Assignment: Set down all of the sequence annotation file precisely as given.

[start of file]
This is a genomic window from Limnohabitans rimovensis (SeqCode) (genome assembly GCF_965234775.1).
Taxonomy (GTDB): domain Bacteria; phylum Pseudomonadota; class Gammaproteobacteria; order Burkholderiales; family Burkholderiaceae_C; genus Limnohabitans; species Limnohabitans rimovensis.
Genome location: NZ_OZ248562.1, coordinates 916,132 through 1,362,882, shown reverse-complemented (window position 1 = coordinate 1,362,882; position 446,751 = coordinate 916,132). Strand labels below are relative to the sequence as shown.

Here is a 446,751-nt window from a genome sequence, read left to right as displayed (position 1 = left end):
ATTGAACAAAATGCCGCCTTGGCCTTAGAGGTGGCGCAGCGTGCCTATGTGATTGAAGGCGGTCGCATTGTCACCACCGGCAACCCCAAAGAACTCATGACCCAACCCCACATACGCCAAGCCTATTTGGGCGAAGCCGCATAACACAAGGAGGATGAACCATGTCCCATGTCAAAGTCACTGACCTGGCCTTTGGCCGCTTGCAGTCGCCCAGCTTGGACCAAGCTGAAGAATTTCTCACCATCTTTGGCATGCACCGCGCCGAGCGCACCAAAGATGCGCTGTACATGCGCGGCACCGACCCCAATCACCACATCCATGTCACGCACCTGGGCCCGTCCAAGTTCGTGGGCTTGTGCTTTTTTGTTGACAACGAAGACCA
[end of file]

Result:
This is a genomic window from Limnohabitans rimovensis (SeqCode) (genome assembly GCF_965234775.1).
Taxonomy (GTDB): domain Bacteria; phylum Pseudomonadota; class Gammaproteobacteria; order Burkholderiales; family Burkholderiaceae_C; genus Limnohabitans; species Limnohabitans rimovensis.
Genome location: NZ_OZ248562.1, coordinates 916,132 through 1,362,882, shown reverse-complemented (window position 1 = coordinate 1,362,882; position 446,751 = coordinate 916,132). Strand labels below are relative to the sequence as shown.

Here is a 446,751-nt window from a genome sequence, read left to right as displayed (position 1 = left end):
ATTGAACAAAATGCCGCCTTGGCCTTAGAGGTGGCGCAGCGTGCCTATGTGATTGAAGGCGGTCGCATTGTCACCACCGGCAACCCCAAAGAACTCATGACCCAACCCCACATACGCCAAGCCTATTTGGGCGAAGCCGCATAACACAAGGAGGATGAACCATGTCCCATGTCAAAGTCACTGACCTGGCCTTTGGCCGCTTGCAGTCGCCCAGCTTGGACCAAGCTGAAGAATTTCTCACCATCTTTGGCATGCACCGCGCCGAGCGCACCAAAGATGCGCTGTACATGCGCGGCACCGACCCCAATCACCACATCCATGTCACGCACCTGGGCCCGTCCAAGTTCGTGGGCTTGTGCTTTTTTGTTGACAACGAAGACCA